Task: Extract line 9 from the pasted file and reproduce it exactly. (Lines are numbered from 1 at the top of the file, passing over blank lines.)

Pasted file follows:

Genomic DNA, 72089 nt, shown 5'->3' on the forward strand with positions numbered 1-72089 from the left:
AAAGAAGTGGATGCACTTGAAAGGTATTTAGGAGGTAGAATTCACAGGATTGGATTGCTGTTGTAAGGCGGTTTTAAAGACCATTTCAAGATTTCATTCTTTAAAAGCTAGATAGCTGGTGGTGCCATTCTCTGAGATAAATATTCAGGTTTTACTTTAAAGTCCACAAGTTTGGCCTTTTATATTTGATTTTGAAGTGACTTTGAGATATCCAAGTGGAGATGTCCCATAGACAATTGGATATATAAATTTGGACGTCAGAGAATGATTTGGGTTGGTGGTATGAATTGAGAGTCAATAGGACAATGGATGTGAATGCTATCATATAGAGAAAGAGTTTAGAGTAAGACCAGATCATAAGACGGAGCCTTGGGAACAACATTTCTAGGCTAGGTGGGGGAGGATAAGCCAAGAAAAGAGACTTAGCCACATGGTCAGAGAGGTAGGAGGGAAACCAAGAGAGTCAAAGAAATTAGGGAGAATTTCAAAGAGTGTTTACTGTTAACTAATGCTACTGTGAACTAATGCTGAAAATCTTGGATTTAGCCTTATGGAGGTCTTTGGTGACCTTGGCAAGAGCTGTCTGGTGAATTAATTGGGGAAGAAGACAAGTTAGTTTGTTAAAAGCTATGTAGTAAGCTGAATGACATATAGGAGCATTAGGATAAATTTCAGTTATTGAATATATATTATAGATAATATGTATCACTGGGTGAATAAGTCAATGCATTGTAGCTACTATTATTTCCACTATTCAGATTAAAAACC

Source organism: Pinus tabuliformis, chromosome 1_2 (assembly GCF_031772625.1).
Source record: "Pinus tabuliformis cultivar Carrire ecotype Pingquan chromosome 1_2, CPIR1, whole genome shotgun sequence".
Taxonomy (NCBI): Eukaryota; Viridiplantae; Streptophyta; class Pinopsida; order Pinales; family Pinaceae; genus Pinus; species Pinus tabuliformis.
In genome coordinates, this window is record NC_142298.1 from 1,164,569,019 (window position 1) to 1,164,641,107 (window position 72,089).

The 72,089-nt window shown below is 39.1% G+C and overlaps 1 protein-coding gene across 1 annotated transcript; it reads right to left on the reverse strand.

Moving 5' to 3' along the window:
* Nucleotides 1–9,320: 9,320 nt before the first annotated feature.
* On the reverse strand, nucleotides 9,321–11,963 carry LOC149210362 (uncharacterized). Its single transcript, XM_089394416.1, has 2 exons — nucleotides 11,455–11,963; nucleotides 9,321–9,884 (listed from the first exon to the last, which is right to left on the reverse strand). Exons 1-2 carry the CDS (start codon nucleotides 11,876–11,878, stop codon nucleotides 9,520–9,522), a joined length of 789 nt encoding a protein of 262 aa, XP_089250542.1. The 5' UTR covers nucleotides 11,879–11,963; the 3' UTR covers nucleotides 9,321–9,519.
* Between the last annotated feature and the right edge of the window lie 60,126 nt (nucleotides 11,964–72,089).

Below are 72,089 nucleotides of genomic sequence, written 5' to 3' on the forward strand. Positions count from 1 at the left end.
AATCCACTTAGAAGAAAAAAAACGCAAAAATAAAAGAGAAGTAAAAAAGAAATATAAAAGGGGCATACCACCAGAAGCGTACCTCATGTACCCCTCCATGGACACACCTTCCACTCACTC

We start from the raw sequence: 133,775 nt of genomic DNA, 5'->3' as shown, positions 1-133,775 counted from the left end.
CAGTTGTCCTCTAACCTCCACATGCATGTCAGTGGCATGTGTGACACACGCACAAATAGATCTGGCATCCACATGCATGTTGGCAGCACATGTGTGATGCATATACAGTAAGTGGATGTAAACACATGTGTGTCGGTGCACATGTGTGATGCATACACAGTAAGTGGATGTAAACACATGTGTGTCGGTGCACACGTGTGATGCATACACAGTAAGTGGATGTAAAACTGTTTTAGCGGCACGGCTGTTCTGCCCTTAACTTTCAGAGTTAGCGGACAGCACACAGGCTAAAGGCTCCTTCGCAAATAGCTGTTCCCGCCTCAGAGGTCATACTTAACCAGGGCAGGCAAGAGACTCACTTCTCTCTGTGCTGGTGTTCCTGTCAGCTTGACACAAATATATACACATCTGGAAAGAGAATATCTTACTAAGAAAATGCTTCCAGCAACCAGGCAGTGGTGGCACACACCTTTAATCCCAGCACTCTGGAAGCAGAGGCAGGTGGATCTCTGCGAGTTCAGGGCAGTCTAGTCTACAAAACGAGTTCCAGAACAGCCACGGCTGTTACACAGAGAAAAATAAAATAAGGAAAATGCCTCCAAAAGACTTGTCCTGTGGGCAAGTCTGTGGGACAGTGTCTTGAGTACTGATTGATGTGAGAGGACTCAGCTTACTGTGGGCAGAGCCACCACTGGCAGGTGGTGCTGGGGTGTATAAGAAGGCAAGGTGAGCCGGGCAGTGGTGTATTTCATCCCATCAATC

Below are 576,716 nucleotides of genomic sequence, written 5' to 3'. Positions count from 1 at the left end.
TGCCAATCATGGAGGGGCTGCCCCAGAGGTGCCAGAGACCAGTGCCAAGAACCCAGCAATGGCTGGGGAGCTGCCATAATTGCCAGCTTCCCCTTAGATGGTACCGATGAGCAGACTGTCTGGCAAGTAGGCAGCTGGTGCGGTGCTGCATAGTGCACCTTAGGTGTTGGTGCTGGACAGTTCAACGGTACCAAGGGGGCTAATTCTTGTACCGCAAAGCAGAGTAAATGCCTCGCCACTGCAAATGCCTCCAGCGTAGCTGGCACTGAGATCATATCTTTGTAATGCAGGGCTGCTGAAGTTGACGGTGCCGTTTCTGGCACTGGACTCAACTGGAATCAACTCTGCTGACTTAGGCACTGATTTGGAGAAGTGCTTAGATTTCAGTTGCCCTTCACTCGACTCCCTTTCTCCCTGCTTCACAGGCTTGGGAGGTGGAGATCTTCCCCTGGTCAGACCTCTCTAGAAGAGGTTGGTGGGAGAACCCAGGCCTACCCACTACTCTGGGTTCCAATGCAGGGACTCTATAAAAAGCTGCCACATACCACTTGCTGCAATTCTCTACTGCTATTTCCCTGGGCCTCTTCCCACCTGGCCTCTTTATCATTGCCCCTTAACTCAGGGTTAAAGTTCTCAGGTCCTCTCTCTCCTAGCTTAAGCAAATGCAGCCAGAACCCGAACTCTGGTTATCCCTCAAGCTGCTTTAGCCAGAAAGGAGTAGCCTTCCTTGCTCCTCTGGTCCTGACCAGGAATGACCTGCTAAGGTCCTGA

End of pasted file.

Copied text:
* Nucleotides 1–9,320: 9,320 nt before the first annotated feature.